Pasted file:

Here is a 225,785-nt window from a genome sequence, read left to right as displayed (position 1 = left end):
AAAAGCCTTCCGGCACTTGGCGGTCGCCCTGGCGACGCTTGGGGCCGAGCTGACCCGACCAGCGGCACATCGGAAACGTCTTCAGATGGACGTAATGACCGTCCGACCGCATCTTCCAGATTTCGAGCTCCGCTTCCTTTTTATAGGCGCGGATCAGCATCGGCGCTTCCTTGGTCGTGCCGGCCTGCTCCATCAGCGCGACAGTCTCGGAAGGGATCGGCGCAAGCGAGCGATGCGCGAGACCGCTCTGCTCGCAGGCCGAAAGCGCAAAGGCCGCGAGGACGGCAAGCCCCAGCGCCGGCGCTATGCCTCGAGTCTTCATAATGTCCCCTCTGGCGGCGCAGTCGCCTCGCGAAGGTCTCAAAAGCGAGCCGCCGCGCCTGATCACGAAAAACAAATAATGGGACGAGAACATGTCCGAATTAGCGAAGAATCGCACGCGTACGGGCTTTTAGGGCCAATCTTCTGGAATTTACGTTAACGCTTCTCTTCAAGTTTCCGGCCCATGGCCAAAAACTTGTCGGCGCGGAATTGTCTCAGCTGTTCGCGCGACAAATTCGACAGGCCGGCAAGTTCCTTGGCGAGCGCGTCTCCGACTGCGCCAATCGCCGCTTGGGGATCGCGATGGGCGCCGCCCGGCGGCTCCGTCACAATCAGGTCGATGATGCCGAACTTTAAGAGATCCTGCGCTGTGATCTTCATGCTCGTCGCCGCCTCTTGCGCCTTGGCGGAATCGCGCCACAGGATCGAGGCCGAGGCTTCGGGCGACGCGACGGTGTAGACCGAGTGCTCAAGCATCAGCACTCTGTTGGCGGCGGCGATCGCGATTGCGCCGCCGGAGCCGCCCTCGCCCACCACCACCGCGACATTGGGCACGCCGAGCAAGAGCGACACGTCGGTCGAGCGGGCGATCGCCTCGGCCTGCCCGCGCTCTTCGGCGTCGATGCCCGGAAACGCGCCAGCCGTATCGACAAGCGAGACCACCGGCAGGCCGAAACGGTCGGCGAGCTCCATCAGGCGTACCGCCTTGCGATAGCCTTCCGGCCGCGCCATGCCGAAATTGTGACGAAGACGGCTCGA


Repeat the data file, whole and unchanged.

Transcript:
Here is a 225,785-nt window from a genome sequence, read left to right as displayed (position 1 = left end):
AAAAGCCTTCCGGCACTTGGCGGTCGCCCTGGCGACGCTTGGGGCCGAGCTGACCCGACCAGCGGCACATCGGAAACGTCTTCAGATGGACGTAATGACCGTCCGACCGCATCTTCCAGATTTCGAGCTCCGCTTCCTTTTTATAGGCGCGGATCAGCATCGGCGCTTCCTTGGTCGTGCCGGCCTGCTCCATCAGCGCGACAGTCTCGGAAGGGATCGGCGCAAGCGAGCGATGCGCGAGACCGCTCTGCTCGCAGGCCGAAAGCGCAAAGGCCGCGAGGACGGCAAGCCCCAGCGCCGGCGCTATGCCTCGAGTCTTCATAATGTCCCCTCTGGCGGCGCAGTCGCCTCGCGAAGGTCTCAAAAGCGAGCCGCCGCGCCTGATCACGAAAAACAAATAATGGGACGAGAACATGTCCGAATTAGCGAAGAATCGCACGCGTACGGGCTTTTAGGGCCAATCTTCTGGAATTTACGTTAACGCTTCTCTTCAAGTTTCCGGCCCATGGCCAAAAACTTGTCGGCGCGGAATTGTCTCAGCTGTTCGCGCGACAAATTCGACAGGCCGGCAAGTTCCTTGGCGAGCGCGTCTCCGACTGCGCCAATCGCCGCTTGGGGATCGCGATGGGCGCCGCCCGGCGGCTCCGTCACAATCAGGTCGATGATGCCGAACTTTAAGAGATCCTGCGCTGTGATCTTCATGCTCGTCGCCGCCTCTTGCGCCTTGGCGGAATCGCGCCACAGGATCGAGGCCGAGGCTTCGGGCGACGCGACGGTGTAGACCGAGTGCTCAAGCATCAGCACTCTGTTGGCGGCGGCGATCGCGATTGCGCCGCCGGAGCCGCCCTCGCCCACCACCACCGCGACATTGGGCACGCCGAGCAAGAGCGACACGTCGGTCGAGCGGGCGATCGCCTCGGCCTGCCCGCGCTCTTCGGCGTCGATGCCCGGAAACGCGCCAGCCGTATCGACAAGCGAGACCACCGGCAGGCCGAAACGGTCGGCGAGCTCCATCAGGCGTACCGCCTTGCGATAGCCTTCCGGCCGCGCCATGCCGAAATTGTGACGAAGACGGCTCGA